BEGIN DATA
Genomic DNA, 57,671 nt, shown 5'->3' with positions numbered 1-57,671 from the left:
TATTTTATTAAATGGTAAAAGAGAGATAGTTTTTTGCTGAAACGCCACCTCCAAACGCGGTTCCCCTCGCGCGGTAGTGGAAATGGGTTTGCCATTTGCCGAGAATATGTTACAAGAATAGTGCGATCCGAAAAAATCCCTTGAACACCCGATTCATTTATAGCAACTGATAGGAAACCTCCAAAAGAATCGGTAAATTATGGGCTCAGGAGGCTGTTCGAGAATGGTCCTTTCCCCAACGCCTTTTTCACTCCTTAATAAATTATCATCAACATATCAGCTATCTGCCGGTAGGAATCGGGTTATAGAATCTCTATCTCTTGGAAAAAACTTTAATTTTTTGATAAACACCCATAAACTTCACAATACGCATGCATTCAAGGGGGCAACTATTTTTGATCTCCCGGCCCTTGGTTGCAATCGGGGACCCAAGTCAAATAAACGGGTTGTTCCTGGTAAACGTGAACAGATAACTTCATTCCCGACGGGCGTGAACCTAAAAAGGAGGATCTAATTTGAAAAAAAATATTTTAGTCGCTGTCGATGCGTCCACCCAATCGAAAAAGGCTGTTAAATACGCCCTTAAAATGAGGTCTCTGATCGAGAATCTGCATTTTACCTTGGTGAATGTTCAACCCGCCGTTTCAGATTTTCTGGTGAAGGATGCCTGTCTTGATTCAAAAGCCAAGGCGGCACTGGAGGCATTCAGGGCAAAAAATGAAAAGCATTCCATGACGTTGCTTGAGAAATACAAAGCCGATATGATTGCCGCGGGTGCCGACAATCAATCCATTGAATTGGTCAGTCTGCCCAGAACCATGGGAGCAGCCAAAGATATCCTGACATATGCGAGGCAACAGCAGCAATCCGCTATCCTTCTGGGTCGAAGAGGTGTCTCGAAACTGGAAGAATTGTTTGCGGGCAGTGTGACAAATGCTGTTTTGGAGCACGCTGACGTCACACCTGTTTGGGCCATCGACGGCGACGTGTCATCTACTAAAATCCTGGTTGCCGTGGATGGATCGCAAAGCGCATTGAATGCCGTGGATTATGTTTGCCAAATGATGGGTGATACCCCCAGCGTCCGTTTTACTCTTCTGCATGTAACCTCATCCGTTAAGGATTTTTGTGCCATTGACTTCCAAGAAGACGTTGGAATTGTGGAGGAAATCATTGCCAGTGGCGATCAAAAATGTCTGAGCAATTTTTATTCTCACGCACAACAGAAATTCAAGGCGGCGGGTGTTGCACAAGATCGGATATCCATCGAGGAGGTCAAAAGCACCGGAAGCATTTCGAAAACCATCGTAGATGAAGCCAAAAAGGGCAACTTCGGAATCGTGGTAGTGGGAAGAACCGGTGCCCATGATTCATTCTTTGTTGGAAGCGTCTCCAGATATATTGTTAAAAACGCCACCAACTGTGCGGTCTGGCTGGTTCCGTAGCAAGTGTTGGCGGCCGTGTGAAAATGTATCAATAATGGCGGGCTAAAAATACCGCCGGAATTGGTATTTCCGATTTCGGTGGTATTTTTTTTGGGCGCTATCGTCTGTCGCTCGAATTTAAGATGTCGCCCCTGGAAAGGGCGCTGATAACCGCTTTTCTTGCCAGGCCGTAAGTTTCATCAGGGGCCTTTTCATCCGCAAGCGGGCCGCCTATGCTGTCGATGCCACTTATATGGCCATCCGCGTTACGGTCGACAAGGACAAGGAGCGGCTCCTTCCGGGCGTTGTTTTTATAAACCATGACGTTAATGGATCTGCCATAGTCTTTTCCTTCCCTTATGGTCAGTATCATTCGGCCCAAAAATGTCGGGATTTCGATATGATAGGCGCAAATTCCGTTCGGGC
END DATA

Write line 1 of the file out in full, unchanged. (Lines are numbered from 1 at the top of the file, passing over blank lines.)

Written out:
Genomic DNA, 57,671 nt, shown 5'->3' with positions numbered 1-57,671 from the left: